Lots of competition for this position in the NL — perennial cipher Brad Ausmus is right there, as are Yadier Molina, Jason Phillips and Mike Lieberthal — but top honors go to Snyder. Despite playing half his games in one of the best hitter's parks around, he's got a .309 OBP and is on pace for only 23 extra-base hits this season."
Sorry but this blurb makes the article lose any credibility. Yadier Molina is the best defensive catcher in the majors.
And Ausmus has been the same, historically.
Your wisemen don't know how it feels to be thick as a brick...
Worst by VORP on B Pro: Guzman -12.8 (second is Olivo with -11.1)
Pitchers dominate the worst, though. 9 pitchers have lower VORP than Guzman.
Gavin Floyd PHI NL -13.0
Juan Cruz OAK AL -13.2
Wil Ledezma DET AL -14.1
Travis Harper TBA AL -14.2
Ezequiel Astacio HOU NL -15.5
Tim Redding SDN NL -15.9
Joe Kennedy COL NL -20.0
Eric Milton CIN NL -20.6
1048 AL A Boone CLE 3B -3
1049 AL A Berroa KC SS -3
1050 NL S Dohmann COL RP -4
1051 NL E Astacio HOU SP -4
1052 NL T Adams PHI RP -4
1053 NL E Milton CIN SP -5
1054 NL A Leiter FLA SP -5
1055 NL T Redding SD SP -6
1056 AL J Lima KC SP -6
And the worst player, ranked number 1057 among the 1057 players who have seen action....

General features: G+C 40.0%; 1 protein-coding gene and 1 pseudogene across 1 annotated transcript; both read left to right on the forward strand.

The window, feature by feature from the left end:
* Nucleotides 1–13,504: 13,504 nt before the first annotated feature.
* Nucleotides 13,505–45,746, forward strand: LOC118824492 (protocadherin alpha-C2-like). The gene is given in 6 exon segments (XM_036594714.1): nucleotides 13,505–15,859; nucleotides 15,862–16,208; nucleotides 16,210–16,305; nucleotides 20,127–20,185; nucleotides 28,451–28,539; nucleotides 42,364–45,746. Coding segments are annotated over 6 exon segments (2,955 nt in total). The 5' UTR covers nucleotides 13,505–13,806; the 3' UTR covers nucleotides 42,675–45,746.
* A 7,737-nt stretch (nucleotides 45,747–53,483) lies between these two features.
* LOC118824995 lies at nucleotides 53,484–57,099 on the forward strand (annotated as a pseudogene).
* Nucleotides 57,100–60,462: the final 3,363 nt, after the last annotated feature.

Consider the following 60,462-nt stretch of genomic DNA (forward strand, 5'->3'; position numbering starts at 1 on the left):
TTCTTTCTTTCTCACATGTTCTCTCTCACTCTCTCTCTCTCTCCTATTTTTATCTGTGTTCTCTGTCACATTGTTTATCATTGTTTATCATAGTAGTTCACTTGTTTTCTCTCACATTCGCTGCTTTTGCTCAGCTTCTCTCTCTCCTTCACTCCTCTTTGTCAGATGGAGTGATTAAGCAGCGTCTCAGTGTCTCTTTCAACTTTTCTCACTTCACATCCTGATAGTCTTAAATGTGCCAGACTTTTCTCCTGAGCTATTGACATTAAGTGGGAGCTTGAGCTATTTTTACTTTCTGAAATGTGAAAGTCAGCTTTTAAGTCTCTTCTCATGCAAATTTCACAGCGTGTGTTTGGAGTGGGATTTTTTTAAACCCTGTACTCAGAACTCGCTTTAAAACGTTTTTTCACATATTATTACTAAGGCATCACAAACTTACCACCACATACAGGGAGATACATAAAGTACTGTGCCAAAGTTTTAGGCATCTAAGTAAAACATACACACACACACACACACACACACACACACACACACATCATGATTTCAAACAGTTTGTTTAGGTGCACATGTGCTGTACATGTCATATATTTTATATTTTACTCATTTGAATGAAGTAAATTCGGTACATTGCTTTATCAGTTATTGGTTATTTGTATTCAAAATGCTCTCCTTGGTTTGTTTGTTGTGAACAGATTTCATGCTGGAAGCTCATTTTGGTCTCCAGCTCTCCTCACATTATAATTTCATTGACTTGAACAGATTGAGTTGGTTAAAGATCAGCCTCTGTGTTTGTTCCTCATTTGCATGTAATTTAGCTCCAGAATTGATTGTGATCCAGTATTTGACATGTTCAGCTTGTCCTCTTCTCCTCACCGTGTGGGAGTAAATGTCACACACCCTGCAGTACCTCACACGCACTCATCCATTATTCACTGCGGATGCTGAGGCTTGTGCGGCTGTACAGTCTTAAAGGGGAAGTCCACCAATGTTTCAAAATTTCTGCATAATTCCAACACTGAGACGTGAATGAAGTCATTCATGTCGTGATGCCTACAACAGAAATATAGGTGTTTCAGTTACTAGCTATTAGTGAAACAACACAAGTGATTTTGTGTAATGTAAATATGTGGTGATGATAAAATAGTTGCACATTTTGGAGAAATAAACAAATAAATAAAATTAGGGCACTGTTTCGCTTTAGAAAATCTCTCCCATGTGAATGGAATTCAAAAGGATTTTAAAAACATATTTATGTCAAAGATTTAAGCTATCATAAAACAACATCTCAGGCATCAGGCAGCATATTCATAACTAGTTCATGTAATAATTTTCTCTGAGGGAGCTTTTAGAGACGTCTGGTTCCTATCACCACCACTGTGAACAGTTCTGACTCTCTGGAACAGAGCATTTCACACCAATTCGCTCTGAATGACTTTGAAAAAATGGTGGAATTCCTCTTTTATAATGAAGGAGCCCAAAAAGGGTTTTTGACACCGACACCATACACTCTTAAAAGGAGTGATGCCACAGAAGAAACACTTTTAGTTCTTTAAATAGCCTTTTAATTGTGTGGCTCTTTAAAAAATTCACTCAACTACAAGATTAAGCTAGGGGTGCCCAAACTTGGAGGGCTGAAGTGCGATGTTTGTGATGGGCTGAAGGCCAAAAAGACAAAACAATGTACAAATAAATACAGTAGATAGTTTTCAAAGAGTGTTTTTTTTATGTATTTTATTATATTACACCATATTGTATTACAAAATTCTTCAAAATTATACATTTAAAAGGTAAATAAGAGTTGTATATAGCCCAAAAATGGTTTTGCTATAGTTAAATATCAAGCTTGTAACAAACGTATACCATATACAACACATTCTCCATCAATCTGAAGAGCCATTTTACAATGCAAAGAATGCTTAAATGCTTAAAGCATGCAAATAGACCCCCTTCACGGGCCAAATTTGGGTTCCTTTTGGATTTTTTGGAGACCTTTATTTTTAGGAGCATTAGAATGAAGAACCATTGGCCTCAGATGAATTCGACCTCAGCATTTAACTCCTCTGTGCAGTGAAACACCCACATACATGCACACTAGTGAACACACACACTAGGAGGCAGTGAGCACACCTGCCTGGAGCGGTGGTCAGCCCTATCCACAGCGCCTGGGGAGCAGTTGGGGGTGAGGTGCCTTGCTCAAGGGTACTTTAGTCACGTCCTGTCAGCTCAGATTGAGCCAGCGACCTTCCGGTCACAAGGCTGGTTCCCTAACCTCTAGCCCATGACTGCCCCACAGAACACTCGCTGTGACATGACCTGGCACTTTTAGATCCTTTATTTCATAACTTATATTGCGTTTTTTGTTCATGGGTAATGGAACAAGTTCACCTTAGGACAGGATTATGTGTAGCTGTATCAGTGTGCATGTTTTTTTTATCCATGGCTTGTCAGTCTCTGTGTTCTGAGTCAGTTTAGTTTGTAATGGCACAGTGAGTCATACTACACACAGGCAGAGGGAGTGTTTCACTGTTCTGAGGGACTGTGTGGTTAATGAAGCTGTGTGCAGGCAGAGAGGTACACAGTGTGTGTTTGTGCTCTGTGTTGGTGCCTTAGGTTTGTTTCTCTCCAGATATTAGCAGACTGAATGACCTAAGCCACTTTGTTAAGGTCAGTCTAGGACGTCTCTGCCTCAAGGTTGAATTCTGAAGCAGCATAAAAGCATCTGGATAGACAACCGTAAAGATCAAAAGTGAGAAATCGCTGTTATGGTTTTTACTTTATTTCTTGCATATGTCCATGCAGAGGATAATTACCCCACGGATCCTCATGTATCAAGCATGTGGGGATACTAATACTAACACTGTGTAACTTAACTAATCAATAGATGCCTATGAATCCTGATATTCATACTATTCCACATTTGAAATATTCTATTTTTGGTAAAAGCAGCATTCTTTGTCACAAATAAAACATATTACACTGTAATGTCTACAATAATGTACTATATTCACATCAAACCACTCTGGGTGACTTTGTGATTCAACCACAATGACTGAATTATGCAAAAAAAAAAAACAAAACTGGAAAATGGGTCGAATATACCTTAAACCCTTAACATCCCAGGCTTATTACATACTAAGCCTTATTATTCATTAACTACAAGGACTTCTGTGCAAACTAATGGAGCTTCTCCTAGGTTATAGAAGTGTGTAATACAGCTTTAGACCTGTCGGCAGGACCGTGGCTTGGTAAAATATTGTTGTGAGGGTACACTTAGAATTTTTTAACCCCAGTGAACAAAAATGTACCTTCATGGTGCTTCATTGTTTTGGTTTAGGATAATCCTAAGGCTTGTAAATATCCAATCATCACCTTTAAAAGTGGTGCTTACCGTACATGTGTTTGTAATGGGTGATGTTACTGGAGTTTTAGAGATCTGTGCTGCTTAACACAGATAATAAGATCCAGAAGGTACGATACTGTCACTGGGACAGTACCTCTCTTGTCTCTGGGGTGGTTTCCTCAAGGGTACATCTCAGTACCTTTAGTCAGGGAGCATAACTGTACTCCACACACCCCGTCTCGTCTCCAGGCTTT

ocmusicjunkie wrote:I don't think you can put a catcher on that list when he has a glove like Molina.
Offense might be 50% of the game, but defense is 80% of catching.
Well, no. The game is 50% offense and 50% defense. Defense is about 80% pitching and about 20% fielding. So, that makes it 50% hitting, 40% pitching and about 10% fielding. So, Molina stinks at half the game, and has only minor contributions to make in fielding, since catchers have so few plays. There's little evidence that catchers have a huge impact on pitching, but that may be something we learn more about in the future.
Have there been any studies or articles on the effect of a catcher on pitching? Dont they call the pitches, and determine where they should go? That sounds important to me.
I can't believe that there is no such thing as a catcher that's good at handling pitchers. I could be wrong and this may be just another baseball myth.
Once again the CBS Sportsline prognosticators amaze and astound me.
Pre-season prediction for Christian Guzman Jan 21, 2005:
Guzman comes to Washington with a nifty $16.8 million, four-year deal. The former Twins shortstop will be 27 on opening day, making him due for a breakout season ala Carlos Guillen of 2004. Although he will be learning a new league, Guzman should now be considered a potential sleeper as a Fantasy shortstop. You have heard the story before: relatively disappointing shortstop prospect leaves, turns 27 and has a breakout year. Now, Guillen is stronger than Guzman, but the situations should be close. Age 27, the industry-accepted "prime," is a great time to be buying a player. Definitely consider Guzman as a sleeper option on Draft Day. (Updated 1/21/05)
Projected 2005 Totals WAS
618 AB 90 Runs 173 Hits 12 Hr 60 RBI 32 BB 15 SB 0.2799 BA 0.3192 OBP 0.4126 Slg
Currently on pace for :
484 BA 38 Runs 97 hits 5 HR 24 RBI 24 BB 5 SB 0.2004 BA 0.2377 OBP 0.2831 Slg